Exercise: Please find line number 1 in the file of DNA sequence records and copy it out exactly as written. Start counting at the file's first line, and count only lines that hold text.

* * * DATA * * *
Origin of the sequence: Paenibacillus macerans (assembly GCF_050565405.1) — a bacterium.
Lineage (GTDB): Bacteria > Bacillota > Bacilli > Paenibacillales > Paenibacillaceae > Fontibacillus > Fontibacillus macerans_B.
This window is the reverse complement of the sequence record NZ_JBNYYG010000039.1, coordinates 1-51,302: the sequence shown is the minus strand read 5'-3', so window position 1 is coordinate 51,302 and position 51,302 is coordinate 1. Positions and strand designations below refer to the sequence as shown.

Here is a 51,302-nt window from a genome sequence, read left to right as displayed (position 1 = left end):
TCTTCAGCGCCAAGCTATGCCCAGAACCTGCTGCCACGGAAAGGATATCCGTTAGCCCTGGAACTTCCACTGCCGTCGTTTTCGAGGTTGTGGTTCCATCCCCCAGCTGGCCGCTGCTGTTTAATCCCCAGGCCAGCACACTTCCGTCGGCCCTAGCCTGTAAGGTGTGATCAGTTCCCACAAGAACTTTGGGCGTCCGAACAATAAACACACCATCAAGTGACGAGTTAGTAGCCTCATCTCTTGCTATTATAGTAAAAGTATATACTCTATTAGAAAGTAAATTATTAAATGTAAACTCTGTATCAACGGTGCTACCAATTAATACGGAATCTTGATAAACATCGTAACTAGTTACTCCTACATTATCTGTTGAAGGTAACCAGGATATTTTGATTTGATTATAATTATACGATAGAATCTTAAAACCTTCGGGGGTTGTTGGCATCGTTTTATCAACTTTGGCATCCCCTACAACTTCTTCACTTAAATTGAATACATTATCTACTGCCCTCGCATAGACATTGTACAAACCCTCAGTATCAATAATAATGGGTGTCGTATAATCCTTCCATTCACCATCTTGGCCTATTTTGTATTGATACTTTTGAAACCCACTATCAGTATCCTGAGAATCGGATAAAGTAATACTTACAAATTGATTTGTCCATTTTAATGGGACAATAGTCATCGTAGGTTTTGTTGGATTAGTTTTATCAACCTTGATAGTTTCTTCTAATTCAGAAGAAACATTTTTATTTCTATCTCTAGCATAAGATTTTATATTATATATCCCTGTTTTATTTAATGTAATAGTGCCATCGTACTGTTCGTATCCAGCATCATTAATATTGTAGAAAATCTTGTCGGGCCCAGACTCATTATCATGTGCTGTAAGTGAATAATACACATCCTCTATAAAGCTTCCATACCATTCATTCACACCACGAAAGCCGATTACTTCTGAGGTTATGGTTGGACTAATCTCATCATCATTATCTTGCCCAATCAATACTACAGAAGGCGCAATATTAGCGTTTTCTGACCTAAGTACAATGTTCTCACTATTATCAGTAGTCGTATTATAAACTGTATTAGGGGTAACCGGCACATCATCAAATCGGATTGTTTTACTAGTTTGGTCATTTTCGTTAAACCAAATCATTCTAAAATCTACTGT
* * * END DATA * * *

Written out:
Origin of the sequence: Paenibacillus macerans (assembly GCF_050565405.1) — a bacterium.